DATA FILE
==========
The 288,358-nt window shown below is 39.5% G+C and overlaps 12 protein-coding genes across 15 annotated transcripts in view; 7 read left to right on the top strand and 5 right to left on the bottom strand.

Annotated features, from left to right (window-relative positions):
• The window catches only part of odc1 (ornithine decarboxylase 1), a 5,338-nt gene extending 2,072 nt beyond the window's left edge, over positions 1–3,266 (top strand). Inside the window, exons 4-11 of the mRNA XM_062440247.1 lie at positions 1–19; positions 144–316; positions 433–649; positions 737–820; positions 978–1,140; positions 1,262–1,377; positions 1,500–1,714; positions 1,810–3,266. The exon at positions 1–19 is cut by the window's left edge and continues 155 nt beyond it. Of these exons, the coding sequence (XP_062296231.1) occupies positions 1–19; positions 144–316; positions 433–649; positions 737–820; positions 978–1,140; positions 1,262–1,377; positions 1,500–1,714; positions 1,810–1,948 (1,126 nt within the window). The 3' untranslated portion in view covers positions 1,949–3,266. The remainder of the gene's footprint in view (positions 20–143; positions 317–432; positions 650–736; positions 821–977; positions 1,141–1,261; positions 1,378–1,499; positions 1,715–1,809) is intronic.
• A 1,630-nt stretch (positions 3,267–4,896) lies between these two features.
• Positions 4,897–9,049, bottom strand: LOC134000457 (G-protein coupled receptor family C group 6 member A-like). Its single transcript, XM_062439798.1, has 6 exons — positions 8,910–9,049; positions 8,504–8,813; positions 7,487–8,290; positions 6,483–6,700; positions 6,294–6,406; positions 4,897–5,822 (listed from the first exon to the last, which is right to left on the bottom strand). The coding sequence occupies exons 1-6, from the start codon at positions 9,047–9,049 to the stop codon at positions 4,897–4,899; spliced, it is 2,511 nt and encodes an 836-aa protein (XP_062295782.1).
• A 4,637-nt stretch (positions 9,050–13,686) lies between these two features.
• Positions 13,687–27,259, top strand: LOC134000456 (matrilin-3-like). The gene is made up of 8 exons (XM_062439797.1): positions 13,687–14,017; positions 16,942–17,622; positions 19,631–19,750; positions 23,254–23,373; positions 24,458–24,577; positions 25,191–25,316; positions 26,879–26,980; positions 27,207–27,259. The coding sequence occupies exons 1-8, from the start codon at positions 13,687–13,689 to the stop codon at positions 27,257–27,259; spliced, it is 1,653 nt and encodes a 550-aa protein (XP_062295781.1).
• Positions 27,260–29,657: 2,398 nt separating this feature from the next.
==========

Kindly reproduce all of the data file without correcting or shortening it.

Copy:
The 288,358-nt window shown below is 39.5% G+C and overlaps 12 protein-coding genes across 15 annotated transcripts in view; 7 read left to right on the top strand and 5 right to left on the bottom strand.

Annotated features, from left to right (window-relative positions):
• The window catches only part of odc1 (ornithine decarboxylase 1), a 5,338-nt gene extending 2,072 nt beyond the window's left edge, over positions 1–3,266 (top strand). Inside the window, exons 4-11 of the mRNA XM_062440247.1 lie at positions 1–19; positions 144–316; positions 433–649; positions 737–820; positions 978–1,140; positions 1,262–1,377; positions 1,500–1,714; positions 1,810–3,266. The exon at positions 1–19 is cut by the window's left edge and continues 155 nt beyond it. Of these exons, the coding sequence (XP_062296231.1) occupies positions 1–19; positions 144–316; positions 433–649; positions 737–820; positions 978–1,140; positions 1,262–1,377; positions 1,500–1,714; positions 1,810–1,948 (1,126 nt within the window). The 3' untranslated portion in view covers positions 1,949–3,266. The remainder of the gene's footprint in view (positions 20–143; positions 317–432; positions 650–736; positions 821–977; positions 1,141–1,261; positions 1,378–1,499; positions 1,715–1,809) is intronic.
• A 1,630-nt stretch (positions 3,267–4,896) lies between these two features.
• Positions 4,897–9,049, bottom strand: LOC134000457 (G-protein coupled receptor family C group 6 member A-like). Its single transcript, XM_062439798.1, has 6 exons — positions 8,910–9,049; positions 8,504–8,813; positions 7,487–8,290; positions 6,483–6,700; positions 6,294–6,406; positions 4,897–5,822 (listed from the first exon to the last, which is right to left on the bottom strand). The coding sequence occupies exons 1-6, from the start codon at positions 9,047–9,049 to the stop codon at positions 4,897–4,899; spliced, it is 2,511 nt and encodes an 836-aa protein (XP_062295782.1).
• A 4,637-nt stretch (positions 9,050–13,686) lies between these two features.
• Positions 13,687–27,259, top strand: LOC134000456 (matrilin-3-like). The gene is made up of 8 exons (XM_062439797.1): positions 13,687–14,017; positions 16,942–17,622; positions 19,631–19,750; positions 23,254–23,373; positions 24,458–24,577; positions 25,191–25,316; positions 26,879–26,980; positions 27,207–27,259. The coding sequence occupies exons 1-8, from the start codon at positions 13,687–13,689 to the stop codon at positions 27,257–27,259; spliced, it is 1,653 nt and encodes a 550-aa protein (XP_062295781.1).
• Positions 27,260–29,657: 2,398 nt separating this feature from the next.